1) The most common variant of the Volga entirely eliminate passneger staterooms in favor of additional cargo capacity, obviating the need for a steward. With this retrofit, the better heeled crews strip out all of the staterooms as well as the water and air refreshers, and incorporate updated (read "livable") passenger accomidations. This generally increases cargo capacity by 8-10 dTons, since some space is generally "wasted" on frivolous details like a galley and lounge. Many Volgas also dispense with their compliment of low berths, choosing to concentrate exclusively on hauling cargo, and most that retain their low berths use them for transporting livestock. You have to be desperate to ship as a passenger on a Volga, you have to be truly desperate to ship as a low passenger on a Volga.

2) In the case where the fuel purification plant has malfunctioned (these suffered a roughly 40% failure rate in the first year) they are generally replaced with staterooms. While many have wondered why a fuel purification plant would be placed between the bridge and main engineering, realizing that the engineering section is simply a rebuild of the Cossack class provides a useful clue: the main fuel intake valve is located on the forward bunker of main engineering, and moving that valve would have been more expensive than rerouting the main access corridor. If the purification plant is removed, these staterooms are generally occupied by the captain, engineer and medic (with the engineer and medic double-bunking) since their proximity to main engineering means that they are close enough to the water recycling system to have seperate freshers, a vast improvement over the remaining staterooms. While normally this would leave the steward trapped in one of the abysmally bad staterooms included on the original design, as noted above the cabins for "high passengers" are generally only occupied by the truly desperate, and their elimination obviates the "steward" position. For those wondering why the purification equipment has not been removed from all Volga class ships, the answer is fairly simple: this appears to be a component that is either indestructable or irreperable, so the remaining units (some in excess of 40 years old) are incredibly reliable and maintenance free.

3) Since the Volga uses many of the cpomponents of the Cossack class scout, several have been retrofitted with enhanced electronics and sensor suites for scientific survey in remote areas. These vessels are invariably armed, and often carry an auxilary powerplant to handle the increased load of the weapons systems, sensor packages and scientific equipment. While these survey craft have an outward resembelance to the Volga class, the normal "conversion" process strips them to the frame members and rebuilds most of the decks to a configuration that is more livable for long-term surveys. These configurations typically carry 10 or more staterooms, lab space, a small craft (generally a cutter) minimal cargo and enough fuel for three consecutive FTL transits. In addition they will often carry an "auxilary" FTL drive considerably more capable than the "main" unit. Note that the main unit is always retained as an emergency backup, since these have been know to operate for over a year without any engineering maintenance.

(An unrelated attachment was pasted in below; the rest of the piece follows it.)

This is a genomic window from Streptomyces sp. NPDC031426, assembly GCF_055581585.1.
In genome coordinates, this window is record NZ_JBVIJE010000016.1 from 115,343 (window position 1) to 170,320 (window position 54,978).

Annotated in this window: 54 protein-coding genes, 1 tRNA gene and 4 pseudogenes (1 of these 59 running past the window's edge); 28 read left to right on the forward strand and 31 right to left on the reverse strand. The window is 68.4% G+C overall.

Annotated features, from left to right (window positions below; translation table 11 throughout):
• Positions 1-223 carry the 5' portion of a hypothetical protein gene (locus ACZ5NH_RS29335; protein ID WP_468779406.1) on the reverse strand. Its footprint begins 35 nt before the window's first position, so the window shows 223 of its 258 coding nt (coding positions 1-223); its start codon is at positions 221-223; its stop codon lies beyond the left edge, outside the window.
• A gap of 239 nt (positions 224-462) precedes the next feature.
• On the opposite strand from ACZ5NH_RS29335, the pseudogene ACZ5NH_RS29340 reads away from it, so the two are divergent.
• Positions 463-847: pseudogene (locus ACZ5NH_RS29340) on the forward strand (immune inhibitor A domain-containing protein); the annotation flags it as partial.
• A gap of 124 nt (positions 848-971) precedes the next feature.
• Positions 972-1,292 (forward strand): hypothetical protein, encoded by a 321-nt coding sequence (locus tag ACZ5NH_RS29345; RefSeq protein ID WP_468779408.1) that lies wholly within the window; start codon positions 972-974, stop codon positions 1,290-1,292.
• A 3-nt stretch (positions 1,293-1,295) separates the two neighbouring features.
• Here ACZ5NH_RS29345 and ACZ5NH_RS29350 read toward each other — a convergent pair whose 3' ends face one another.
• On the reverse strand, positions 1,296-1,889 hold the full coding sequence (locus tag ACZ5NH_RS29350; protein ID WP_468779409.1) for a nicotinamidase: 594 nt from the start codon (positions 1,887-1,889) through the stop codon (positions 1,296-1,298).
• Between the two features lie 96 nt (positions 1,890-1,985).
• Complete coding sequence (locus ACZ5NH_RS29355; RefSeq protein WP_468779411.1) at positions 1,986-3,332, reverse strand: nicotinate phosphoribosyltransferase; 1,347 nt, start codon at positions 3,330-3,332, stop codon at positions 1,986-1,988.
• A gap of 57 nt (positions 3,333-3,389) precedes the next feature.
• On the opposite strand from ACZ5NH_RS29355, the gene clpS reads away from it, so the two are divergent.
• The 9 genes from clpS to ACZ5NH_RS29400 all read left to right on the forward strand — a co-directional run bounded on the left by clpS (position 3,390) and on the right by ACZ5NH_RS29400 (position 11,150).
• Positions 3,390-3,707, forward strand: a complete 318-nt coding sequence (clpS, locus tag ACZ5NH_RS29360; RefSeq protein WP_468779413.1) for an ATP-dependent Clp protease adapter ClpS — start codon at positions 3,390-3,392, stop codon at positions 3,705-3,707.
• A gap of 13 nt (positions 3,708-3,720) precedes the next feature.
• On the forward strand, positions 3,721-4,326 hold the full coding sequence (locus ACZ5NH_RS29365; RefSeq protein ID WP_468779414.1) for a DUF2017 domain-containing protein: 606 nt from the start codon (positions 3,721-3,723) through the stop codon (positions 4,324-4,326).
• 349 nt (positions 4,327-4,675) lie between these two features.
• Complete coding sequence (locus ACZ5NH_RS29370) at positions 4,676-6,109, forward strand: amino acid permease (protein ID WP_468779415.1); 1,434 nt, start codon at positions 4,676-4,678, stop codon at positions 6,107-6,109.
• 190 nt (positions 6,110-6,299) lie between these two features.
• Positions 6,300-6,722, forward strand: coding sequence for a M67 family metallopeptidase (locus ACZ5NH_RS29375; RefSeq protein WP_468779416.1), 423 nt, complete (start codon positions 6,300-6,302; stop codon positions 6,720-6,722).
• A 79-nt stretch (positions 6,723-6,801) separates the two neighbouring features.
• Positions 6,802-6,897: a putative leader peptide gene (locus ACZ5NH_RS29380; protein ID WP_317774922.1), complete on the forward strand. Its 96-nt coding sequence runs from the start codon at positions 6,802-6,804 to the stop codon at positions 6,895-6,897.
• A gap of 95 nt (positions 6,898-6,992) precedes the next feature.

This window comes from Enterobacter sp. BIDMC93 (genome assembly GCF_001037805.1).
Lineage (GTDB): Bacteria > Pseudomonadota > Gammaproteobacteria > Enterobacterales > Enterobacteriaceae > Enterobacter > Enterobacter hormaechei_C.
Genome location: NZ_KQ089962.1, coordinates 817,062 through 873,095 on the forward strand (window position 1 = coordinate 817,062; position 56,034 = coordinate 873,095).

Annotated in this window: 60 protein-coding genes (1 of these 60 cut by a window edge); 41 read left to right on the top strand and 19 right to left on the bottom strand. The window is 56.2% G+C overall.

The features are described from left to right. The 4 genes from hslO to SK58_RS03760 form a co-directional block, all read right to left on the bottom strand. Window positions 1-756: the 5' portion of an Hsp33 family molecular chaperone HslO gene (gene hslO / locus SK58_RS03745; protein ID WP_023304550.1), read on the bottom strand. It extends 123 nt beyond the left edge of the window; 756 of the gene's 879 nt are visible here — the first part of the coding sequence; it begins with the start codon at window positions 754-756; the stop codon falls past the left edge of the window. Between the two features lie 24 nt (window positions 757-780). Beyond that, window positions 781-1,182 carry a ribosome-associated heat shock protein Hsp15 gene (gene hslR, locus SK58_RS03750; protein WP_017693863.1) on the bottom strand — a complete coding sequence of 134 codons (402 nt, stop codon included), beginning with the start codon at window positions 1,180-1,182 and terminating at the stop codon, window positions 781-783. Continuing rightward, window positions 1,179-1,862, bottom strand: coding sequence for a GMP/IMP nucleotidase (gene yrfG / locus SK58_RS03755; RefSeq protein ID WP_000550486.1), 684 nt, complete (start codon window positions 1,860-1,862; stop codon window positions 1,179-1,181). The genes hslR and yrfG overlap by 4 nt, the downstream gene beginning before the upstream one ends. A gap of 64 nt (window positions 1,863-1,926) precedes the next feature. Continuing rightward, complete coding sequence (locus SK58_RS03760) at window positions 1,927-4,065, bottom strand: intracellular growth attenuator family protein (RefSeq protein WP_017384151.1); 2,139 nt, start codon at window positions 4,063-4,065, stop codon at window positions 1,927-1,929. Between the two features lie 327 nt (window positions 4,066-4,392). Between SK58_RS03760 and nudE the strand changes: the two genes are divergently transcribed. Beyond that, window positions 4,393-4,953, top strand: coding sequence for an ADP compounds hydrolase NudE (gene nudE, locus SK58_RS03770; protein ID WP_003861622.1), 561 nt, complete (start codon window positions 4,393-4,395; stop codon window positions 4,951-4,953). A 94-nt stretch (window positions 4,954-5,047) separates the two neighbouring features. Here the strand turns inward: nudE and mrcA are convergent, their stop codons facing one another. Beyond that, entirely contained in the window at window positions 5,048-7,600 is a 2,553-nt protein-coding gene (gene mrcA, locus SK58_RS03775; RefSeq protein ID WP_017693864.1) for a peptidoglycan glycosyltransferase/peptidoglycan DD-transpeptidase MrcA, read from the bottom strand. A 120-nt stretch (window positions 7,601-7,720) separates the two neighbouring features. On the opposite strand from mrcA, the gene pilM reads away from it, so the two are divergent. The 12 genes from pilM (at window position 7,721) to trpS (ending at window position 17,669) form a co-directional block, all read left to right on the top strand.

4) Unsubstantiated rumors persist that one or more of the "survey" cossacks have been completely gutted and rebuilt as covert operations vessels, complete with reenforced hulls, advanced fire control and a fighter bay. Obviously these reports are complete conjecture, as any reconfiguration of this type would be obvious to the casual observer.

Scott Martin
I just coulodn't resist this one: If Han Solo had been a NR citizen, his ship (the Maltese Falcon?) would have been a Volga...

...at least originally

I would expect that "Used" Volgas would be in the ballpark of ~20 Mcr. It might be fun to try and find one in decent condition, since the "new" ones would be likely to break due to shoddy manufacture, and any really old ones would be just about ready to fall apart.

"Looking for a Volga with working fuel purification plant: must be between 16 and 24 years old, with original staterooms and environmental system replaced..."

Scott Martin
Nice writeup scott, I'd feel embarrassed trying to match it, so I'll stick with just the stats.

Hull: 200 dTon Wedge (Streamlined)
Armor: AR2
Tech Level: 10
Computer: Model 1 (with Fibre Optic Backup)

Jump Drive Rating: 1
Maneveur Drive Rating: 2
Power Plant: 4EP
Agility: 0
Fuel Tanks: 24 dTon (1x Jump-1 + 4 weeks operation)

1x Triple Missile Turret USP 2
1x Triple Sandcaster Turret USP 5
Sand Cannister Storage (12)
Missile Magazine (18 missiles)

Cargo: 80 dTon
Maximum Life Support: 32 persons

8x Staterooms
1x Fresher

1x Pilot
1x Astrogator
1x Engineer
2x Crewman

Resilience Features
--- Lightly Armored
--- Backup computer system
No Subcraft
No Fuel scoops or purification
No Engineering facilities
No Medical facilities
No differentiation between crew/passenger quarters
However, they were incredibly rugged and while it could be said they never seemed to work well, they always worked.
How very....Russian!

That's my kind of ship. Tough, cheap and simple. I really like the lines on it too - practical, like a brick. It makes the Avrora (STT 11) look quite poncey!